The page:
A while back, I sat in the newish electric car that was the pride and joy of a friend of mine, and had what was at the time an odd experience. Instead of getting in, turning the key, and driving off, the car instead had to boot up.
The feeling was of a piece of software rather than a piece of hardware, and there was a tangible wait before the start button could be pressed. It was a miracle of technology that could travel smoothly and quietly for all but the longest journeys I could possibly throw at it on relative pennies-worth of electricity, but I hated it. As a technologist and car enthusiast, I should be all over these types of motor vehicles. I live for new technology and I lust after its latest incarnations in many fields including automobiles.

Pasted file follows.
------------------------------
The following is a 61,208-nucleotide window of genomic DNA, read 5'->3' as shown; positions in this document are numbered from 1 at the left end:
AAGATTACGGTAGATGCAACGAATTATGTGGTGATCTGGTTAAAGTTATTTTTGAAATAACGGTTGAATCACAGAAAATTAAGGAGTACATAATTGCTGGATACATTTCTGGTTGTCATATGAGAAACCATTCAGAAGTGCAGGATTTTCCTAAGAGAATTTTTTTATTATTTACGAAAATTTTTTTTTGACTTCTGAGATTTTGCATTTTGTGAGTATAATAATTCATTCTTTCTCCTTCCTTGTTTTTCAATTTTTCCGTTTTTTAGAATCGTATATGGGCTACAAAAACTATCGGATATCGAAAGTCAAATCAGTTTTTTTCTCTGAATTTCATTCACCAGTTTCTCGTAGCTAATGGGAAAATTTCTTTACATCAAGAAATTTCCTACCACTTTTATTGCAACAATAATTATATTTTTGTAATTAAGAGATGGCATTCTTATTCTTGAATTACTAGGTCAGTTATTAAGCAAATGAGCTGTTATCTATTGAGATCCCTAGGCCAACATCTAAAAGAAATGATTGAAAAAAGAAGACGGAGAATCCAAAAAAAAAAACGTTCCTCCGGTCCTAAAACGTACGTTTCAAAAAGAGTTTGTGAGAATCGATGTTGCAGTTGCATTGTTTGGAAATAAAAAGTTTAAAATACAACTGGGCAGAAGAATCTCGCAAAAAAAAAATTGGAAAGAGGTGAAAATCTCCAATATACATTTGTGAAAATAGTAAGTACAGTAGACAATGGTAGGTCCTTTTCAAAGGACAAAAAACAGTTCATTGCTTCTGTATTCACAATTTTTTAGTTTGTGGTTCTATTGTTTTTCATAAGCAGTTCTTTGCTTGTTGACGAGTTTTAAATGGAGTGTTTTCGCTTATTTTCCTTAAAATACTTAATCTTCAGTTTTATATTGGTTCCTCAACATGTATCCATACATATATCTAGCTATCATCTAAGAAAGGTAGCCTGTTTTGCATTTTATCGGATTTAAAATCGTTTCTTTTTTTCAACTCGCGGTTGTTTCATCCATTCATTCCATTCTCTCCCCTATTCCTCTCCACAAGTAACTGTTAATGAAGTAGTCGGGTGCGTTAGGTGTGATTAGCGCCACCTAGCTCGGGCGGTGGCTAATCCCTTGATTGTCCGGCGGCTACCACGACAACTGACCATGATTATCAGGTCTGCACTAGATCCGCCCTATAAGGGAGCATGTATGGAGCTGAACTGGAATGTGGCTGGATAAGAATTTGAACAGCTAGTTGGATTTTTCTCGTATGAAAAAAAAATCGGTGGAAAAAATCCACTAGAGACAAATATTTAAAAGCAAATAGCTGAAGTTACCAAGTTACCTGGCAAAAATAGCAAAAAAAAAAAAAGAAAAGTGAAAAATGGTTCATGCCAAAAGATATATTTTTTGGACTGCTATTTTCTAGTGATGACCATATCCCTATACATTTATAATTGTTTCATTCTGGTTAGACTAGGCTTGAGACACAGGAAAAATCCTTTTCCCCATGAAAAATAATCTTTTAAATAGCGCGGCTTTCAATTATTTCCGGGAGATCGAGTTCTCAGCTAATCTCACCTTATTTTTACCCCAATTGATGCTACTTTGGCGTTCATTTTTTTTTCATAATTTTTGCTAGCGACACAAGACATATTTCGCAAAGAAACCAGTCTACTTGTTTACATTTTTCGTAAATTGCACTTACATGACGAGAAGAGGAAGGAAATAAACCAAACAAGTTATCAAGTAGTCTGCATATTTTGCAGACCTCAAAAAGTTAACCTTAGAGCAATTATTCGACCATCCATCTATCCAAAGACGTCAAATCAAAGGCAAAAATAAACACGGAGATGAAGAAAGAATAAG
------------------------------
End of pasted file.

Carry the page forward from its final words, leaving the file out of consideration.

I want my next car to have an electric motor, I want it to push the boundaries of what is capable with a battery and I want it to be an automotive tour de force. The switch to electric cars represents an opportunity like no other to deliver a new type of car that doesn’t carry the baggage of what has gone before, but in that car I saw a future in which they were going badly astray.
I don’t want my next vehicle to be a car like my friend’s one, and to understand why that is the case it’s worth going back a few decades to the cars my parents drove back when when jumpers were goalposts, and the home computer was just a gleam in the eye of a few long-haired outsiders in California.